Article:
On March 10, 2021, the Mine Safety and Health Administration (“MSHA”) announced during a stakeholder conference call guidance on mitigating and preventing the spread of COVID-19 in coal, metal, and nonmetal mines. The specific guidance document can be found at Protecting Miners (msha.gov).
As expected, MSHA has followed the lead taken by the Occupational Safety and Health Administration (“OSHA”) in formulating guidance for the protection of workers. In fact, MSHA’s guidance basically mirrors the OSHA guidance published in January 2021.
Importantly, MSHA strongly encourages all mining operators to implement a COVID-19 Prevention Program at each mine. According to MSHA, an effective COVID-19 Prevention Program includes the following essential components:
- Conducting a hazard assessment of the mine site;
- Identifying a combination of measures that limit the spread of COVID-19 in mine settings;
- Adopting measures to ensure that miners who are infected or potentially infected are separated and sent home from the mine; and
- Implementing protections from retaliation for miners who raise COVID-19-related concerns.
Moreover, and just like the previously published OSHA guidance, MSHA recommends the following elements of a COVID-19 Prevention Program:
- Identify a mine coordinator;
- Identify where and how miners might be exposed to COVID-19 at work;
- Identify measures that will limit the spread of COVID-19;
- Consider protections for miners at higher risk for severe illness through supportive policies and practices;
- Educate and train miners on your COVID-19 policies and procedures using accessible formats and in a language they understand;
- Instruct miners who are infected or potentially infected to stay home and isolate or quarantine;
- Minimize negative impacts of quarantine and isolation on miners;
- Isolate miners who show symptoms at work;
- Perform enhanced cleaning and disinfection after people with suspected or confirmed COVID-19 have been in the mine setting;
- Provide guidance on screening and testing;
- Record and report COVID-19 infections and deaths;
- Implement protections from retaliation and an anonymous process for miners to voice concerns about COVID-19-related hazards;
- To the extent possible, consider making a COVID-19 vaccine or vaccination series available at no cost to all eligible employees;
- Treat vaccinated miners the same as those who are not vaccinated;
- Other applicable MSHA standards:
- Sanitation requirements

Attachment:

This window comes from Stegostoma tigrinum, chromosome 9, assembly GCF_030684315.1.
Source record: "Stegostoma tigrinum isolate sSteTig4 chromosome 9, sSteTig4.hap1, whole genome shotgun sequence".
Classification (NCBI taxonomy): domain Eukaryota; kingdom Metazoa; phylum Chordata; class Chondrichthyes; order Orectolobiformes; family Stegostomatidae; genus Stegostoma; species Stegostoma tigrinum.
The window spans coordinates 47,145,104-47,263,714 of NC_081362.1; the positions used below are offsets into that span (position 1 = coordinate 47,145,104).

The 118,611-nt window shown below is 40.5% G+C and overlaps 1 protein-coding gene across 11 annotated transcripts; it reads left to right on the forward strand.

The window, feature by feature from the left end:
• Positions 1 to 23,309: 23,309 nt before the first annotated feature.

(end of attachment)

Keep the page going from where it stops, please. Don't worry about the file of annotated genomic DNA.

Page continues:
- 30 C.F.R §56.20003(a); 30 C.F.R. §57.20003(a); 30 C.F.R. §56.20008(b); 30 C.F.R. §57.20008(b); 30 C.F.R. §71.402; and 30 C.F.R. §75.1712-3
- Training requirements
- 30 C.F.R. §46.1-12, 30 C.F.R. §48.3; 30 C.F.R. §48.11; 30 C.F.R. §48.23; 30 C.F.R. §48.31
- Workplace examinations
- 30 C.F.R. §56.18002; 30 C.F.R. §57.18002; 30 C.F.R. §77.1713; 30 C.F.R. §75.360; 30 C.F.R. §75.361; 30 C.F.R. §75.362; 30 C.F.R. §75.364
- 30 U.S.C. §874(b); 30 C.F.R. §75.1403
- Personal Protective Equipment
- 30 C.F.R. §56.15006; 30 C.F.R. §57.15006; 30 C.F.R. §72.701
During the stakeholder call Jeannette Galanis, the Acting Assistant Secretary of Labor for MSHA, stated she believed the guidance suggestions are flexible for every mining operation and were based on CDC guidelines and previous guidance from OSHA. Moreover, she stressed the importance of the four components referenced above.
Thereafter, Tim Watkins, Administrator for Mine Safety and Health Enforcement, and Emily Hargrove, Associate Administrator of Mine Safety and Health Enforcement, responded to specific stakeholder questions. First, Hargrove noted this is only guidance and it does not create any new mandatory safety or health standards or legal obligations on operators. Next, MSHA clarified it will not need to review or approve an operator’s COVID-19 Prevention Program. MSHA also stated an operator can create a new stand-alone program or use existing plans with applicable modifications.
A significant portion of the call did deal with reporting COVID-19 illnesses on MSHA Form 7000-1. MSHA reiterated its desire to have operators follow CDC and local guidelines for reporting confirmed cases of COVID-19. Pat Silvey, Deputy Assistant Secretary for Operations, also commented that if a confirmed case meets the Part 50 reporting criteria then an operator must use MSHA Form 7000-1 and report the illness.
Finally, MSHA indicated that, as of the stakeholder call, there were no plans to issue an Emergency Temporary Standard (“ETS”) related to COVID-19 but agency leaders are meeting often to discuss whether an ETS is necessary. Assistant Secretary Galanis did state she hopes to have decision made on whether an ETS will be issued in the next couple of weeks – appearing to signal that MSHA is waiting on OSHA to issues its own ETS.
If you have any MSHA or OSHA related question, please feel free to reach out to your Fennemore attorney for assistance.